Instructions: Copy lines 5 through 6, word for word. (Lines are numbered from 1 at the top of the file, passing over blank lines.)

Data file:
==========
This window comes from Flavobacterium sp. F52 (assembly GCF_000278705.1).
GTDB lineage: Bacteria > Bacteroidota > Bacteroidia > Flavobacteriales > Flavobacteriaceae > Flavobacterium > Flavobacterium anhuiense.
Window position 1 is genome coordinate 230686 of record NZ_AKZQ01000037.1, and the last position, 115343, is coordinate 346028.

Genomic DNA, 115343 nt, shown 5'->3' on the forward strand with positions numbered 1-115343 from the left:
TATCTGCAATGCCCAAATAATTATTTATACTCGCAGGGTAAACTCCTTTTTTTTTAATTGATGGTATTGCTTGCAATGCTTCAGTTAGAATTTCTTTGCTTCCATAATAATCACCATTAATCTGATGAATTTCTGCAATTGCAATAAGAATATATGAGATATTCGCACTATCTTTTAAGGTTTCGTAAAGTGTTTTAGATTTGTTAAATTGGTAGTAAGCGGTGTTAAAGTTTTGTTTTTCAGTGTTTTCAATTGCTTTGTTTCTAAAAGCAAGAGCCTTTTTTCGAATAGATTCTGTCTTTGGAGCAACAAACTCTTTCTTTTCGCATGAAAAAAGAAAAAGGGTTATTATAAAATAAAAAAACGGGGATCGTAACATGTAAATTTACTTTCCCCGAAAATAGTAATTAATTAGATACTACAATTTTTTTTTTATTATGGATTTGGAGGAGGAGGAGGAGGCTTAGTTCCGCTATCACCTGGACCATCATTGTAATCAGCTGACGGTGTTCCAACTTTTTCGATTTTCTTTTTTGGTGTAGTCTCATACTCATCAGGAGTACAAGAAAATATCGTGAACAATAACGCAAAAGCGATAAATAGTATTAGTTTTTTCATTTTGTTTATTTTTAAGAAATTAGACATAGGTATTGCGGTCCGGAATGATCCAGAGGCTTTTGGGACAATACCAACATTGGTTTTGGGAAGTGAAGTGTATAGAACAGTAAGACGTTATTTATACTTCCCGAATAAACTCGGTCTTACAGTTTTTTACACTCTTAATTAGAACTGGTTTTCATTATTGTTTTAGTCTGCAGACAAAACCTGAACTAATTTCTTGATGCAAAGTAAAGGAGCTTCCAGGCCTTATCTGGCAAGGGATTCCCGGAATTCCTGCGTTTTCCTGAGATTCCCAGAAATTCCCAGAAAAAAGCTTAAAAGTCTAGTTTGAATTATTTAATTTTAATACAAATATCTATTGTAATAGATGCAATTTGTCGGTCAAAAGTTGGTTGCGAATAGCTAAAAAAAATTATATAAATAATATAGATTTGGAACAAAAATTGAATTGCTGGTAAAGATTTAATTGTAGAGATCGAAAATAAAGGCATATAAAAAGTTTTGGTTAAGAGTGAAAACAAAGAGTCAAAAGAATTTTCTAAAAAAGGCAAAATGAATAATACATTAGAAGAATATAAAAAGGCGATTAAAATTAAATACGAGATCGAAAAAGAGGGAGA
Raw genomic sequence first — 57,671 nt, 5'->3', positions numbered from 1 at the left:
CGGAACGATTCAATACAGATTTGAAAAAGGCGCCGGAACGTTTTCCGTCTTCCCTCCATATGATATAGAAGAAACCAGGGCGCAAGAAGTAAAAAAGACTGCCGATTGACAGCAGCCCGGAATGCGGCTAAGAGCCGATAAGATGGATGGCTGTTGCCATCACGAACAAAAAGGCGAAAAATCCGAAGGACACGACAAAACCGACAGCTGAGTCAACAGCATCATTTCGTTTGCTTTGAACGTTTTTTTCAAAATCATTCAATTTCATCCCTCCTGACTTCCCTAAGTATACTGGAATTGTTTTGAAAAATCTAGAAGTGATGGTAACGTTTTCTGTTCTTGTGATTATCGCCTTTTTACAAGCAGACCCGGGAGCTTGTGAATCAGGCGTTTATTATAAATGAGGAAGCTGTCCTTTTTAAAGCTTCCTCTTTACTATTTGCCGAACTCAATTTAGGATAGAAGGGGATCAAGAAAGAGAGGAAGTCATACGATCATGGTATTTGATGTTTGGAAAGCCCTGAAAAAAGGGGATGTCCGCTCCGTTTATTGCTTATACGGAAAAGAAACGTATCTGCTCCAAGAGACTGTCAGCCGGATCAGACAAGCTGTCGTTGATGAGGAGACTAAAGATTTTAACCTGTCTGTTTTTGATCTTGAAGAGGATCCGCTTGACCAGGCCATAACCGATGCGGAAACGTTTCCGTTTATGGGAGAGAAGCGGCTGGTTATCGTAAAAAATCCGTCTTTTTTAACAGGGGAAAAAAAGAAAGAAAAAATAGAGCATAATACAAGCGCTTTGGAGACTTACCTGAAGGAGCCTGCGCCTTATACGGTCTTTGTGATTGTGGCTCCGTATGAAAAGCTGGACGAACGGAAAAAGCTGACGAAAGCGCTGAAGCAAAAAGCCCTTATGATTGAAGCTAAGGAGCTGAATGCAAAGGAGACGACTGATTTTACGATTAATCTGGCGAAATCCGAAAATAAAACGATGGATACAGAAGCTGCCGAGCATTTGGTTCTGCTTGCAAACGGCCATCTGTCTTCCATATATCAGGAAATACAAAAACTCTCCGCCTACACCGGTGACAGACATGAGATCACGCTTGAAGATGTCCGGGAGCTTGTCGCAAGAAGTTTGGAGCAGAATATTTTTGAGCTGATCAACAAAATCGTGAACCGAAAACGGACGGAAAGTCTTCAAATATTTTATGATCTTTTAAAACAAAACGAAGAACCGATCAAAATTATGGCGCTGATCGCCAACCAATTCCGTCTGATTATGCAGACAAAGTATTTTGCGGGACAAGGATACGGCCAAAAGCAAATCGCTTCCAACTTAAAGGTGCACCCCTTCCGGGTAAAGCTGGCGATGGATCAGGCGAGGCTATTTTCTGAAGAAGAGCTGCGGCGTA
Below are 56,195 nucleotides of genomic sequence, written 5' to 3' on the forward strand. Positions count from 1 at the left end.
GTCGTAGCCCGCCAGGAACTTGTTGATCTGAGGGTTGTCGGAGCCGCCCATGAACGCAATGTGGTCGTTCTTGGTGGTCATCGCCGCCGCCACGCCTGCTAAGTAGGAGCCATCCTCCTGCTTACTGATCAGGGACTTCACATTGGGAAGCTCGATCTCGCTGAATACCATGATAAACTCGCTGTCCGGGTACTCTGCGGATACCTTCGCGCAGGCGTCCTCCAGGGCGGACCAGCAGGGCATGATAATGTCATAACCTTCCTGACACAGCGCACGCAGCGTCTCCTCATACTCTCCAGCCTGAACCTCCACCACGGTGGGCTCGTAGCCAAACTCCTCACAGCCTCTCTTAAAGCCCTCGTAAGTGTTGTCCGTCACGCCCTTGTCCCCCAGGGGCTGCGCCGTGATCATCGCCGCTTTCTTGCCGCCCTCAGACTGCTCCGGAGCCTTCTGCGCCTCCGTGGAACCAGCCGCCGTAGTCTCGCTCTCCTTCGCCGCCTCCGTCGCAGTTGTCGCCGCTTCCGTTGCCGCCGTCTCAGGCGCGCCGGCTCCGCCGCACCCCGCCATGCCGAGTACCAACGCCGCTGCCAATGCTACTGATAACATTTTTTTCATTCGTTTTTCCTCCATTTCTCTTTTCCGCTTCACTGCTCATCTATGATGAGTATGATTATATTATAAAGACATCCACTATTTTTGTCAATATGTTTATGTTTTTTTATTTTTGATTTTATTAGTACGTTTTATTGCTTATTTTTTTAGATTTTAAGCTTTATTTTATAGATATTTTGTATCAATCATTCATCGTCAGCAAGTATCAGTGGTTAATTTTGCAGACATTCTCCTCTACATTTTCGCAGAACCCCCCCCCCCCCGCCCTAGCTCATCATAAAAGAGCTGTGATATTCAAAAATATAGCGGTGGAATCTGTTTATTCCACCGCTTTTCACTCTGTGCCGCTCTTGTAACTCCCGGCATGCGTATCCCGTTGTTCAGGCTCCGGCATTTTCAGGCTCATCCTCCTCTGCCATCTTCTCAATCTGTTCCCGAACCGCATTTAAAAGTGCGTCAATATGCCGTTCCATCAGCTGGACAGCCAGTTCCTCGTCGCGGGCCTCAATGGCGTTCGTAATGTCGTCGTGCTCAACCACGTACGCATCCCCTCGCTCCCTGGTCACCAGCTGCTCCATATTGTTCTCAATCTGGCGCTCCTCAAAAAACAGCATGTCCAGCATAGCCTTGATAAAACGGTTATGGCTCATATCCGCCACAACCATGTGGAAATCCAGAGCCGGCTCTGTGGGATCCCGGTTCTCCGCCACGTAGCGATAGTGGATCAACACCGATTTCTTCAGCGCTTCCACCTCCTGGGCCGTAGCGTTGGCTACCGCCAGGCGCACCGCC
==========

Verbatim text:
TATCTGCAATGCCCAAATAATTATTTATACTCGCAGGGTAAACTCCTTTTTTTTTAATTGATGGTATTGCTTGCAATGCTTCAGTTAGAATTTCTTTGCTTCCATAATAATCACCATTAATCTGATGAATTTCTGCAATTGCAATAAGAATATATGAGATATTCGCACTATCTTTTAAGGTTTCGTAAAGTGTTTTAGATTTGTTAAATTGGTAGTAAGCGGTGTTAAAGTTTTGTTTTTCAGTGTTTTCAATTGCTTTGTTTCTAAAAGCAAGAGCCTTTTTTCGAATAGATTCTGTCTTTGGAGCAACAAACTCTTTCTTTTCGCATGAAAAAAGAAAAAGGGTTATTATAAAATAAAAAAACGGGGATCGTAACATGTAAATTTACTTTCCCCGAAAATAGTAATTAATTAGATACTACAATTTTTTTTTTATTATGGATTTGGAGGAGGAGGAGGAGGCTTAGTTCCGCTATCACCTGGACCATCATTGTAATCAGCTGACGGTGTTCCAACTTTTTCGATTTTCTTTTTTGGTGTAGTCTCATACTCATCAGGAGTACAAGAAAATATCGTGAACAATAACGCAAAAGCGATAAATAGTATTAGTTTTTTCATTTTGTTTATTTTTAAGAAATTAGACATAGGTATTGCGGTCCGGAATGATCCAGAGGCTTTTGGGACAATACCAACATTGGTTTTGGGAAGTGAAGTGTATAGAACAGTAAGACGTTATTTATACTTCCCGAATAAACTCGGTCTTACAGTTTTTTACACTCTTAATTAGAACTGGTTTTCATTATTGTTTTAGTCTGCAGACAAAACCTGAACTAATTTCTTGATGCAAAGTAAAGGAGCTTCCAGGCCTTATCTGGCAAGGGATTCCCGGAATTCCTGCGTTTTCCTGAGATTCCCAGAAATTCCCAGAAAAAAGCTTAAAAGTCTAGTTTGAATTATTTAATTTTAATACAAATATCTATTGTAATAGATGCAATTTGTCGGTCAAAAGTTGGTTGCGAATAGCTAAAAAAAATTATATAAATAATATAGATTTGGAACAAAAATTGAATTGCTGGTAAAGATTTAATTGTAGAGATCGAAAATAAAGGCATATAAAAAGTTTTGGTTAAGAGTGAAAACAAAGAGTCAAAAGAATTTTCTAAAAAAGGCAAAATGAATAATACATTAGAAGAATATAAAAAGGCGATTAAAATTAAATACGAGATCGAAAAAGAGGGAGA
Raw genomic sequence first — 57,671 nt, 5'->3', positions numbered from 1 at the left: